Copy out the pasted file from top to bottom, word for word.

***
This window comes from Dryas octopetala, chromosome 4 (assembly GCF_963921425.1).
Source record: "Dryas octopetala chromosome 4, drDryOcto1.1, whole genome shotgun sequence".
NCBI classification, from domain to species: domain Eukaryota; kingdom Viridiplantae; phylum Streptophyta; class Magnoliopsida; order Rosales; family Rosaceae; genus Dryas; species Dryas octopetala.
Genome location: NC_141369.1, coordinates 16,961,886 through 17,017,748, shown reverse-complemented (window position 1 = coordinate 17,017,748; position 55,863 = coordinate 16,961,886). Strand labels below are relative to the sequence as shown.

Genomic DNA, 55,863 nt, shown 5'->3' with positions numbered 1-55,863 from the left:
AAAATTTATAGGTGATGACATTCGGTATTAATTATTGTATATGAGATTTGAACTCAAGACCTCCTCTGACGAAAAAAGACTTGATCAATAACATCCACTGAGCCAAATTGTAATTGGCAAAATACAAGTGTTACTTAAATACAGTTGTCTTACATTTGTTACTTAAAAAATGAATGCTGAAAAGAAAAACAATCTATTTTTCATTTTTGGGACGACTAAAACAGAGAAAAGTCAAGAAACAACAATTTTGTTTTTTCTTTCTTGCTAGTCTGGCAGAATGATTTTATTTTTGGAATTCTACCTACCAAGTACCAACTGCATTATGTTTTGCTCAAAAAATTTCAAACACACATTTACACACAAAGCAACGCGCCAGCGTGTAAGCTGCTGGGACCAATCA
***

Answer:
This window comes from Dryas octopetala, chromosome 4 (assembly GCF_963921425.1).
Source record: "Dryas octopetala chromosome 4, drDryOcto1.1, whole genome shotgun sequence".
NCBI classification, from domain to species: domain Eukaryota; kingdom Viridiplantae; phylum Streptophyta; class Magnoliopsida; order Rosales; family Rosaceae; genus Dryas; species Dryas octopetala.
Genome location: NC_141369.1, coordinates 16,961,886 through 17,017,748, shown reverse-complemented (window position 1 = coordinate 17,017,748; position 55,863 = coordinate 16,961,886). Strand labels below are relative to the sequence as shown.

Genomic DNA, 55,863 nt, shown 5'->3' with positions numbered 1-55,863 from the left:
AAAATTTATAGGTGATGACATTCGGTATTAATTATTGTATATGAGATTTGAACTCAAGACCTCCTCTGACGAAAAAAGACTTGATCAATAACATCCACTGAGCCAAATTGTAATTGGCAAAATACAAGTGTTACTTAAATACAGTTGTCTTACATTTGTTACTTAAAAAATGAATGCTGAAAAGAAAAACAATCTATTTTTCATTTTTGGGACGACTAAAACAGAGAAAAGTCAAGAAACAACAATTTTGTTTTTTCTTTCTTGCTAGTCTGGCAGAATGATTTTATTTTTGGAATTCTACCTACCAAGTACCAACTGCATTATGTTTTGCTCAAAAAATTTCAAACACACATTTACACACAAAGCAACGCGCCAGCGTGTAAGCTGCTGGGACCAATCA